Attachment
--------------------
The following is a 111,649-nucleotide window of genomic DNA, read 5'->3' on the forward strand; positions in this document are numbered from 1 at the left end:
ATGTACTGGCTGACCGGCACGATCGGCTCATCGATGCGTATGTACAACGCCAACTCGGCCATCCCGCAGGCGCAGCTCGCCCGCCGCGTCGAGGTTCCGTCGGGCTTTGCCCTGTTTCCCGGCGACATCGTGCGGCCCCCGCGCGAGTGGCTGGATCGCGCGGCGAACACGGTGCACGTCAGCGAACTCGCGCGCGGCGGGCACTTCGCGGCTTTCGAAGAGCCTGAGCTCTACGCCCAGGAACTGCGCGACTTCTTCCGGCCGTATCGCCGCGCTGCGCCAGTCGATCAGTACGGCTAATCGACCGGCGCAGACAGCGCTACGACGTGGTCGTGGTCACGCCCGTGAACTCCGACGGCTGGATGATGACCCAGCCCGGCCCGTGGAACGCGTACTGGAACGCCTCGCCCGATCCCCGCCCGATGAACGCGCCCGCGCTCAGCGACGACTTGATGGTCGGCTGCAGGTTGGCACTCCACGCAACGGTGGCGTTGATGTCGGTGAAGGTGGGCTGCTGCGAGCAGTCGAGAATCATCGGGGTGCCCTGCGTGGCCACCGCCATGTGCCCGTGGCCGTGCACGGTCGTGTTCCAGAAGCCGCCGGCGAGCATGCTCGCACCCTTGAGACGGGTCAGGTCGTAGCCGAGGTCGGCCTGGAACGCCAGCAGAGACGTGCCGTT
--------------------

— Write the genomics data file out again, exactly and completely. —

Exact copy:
The following is a 111,649-nucleotide window of genomic DNA, read 5'->3' on the forward strand; positions in this document are numbered from 1 at the left end:
ATGTACTGGCTGACCGGCACGATCGGCTCATCGATGCGTATGTACAACGCCAACTCGGCCATCCCGCAGGCGCAGCTCGCCCGCCGCGTCGAGGTTCCGTCGGGCTTTGCCCTGTTTCCCGGCGACATCGTGCGGCCCCCGCGCGAGTGGCTGGATCGCGCGGCGAACACGGTGCACGTCAGCGAACTCGCGCGCGGCGGGCACTTCGCGGCTTTCGAAGAGCCTGAGCTCTACGCCCAGGAACTGCGCGACTTCTTCCGGCCGTATCGCCGCGCTGCGCCAGTCGATCAGTACGGCTAATCGACCGGCGCAGACAGCGCTACGACGTGGTCGTGGTCACGCCCGTGAACTCCGACGGCTGGATGATGACCCAGCCCGGCCCGTGGAACGCGTACTGGAACGCCTCGCCCGATCCCCGCCCGATGAACGCGCCCGCGCTCAGCGACGACTTGATGGTCGGCTGCAGGTTGGCACTCCACGCAACGGTGGCGTTGATGTCGGTGAAGGTGGGCTGCTGCGAGCAGTCGAGAATCATCGGGGTGCCCTGCGTGGCCACCGCCATGTGCCCGTGGCCGTGCACGGTCGTGTTCCAGAAGCCGCCGGCGAGCATGCTCGCACCCTTGAGACGGGTCAGGTCGTAGCCGAGGTCGGCCTGGAACGCCAGCAGAGACGTGCCGTT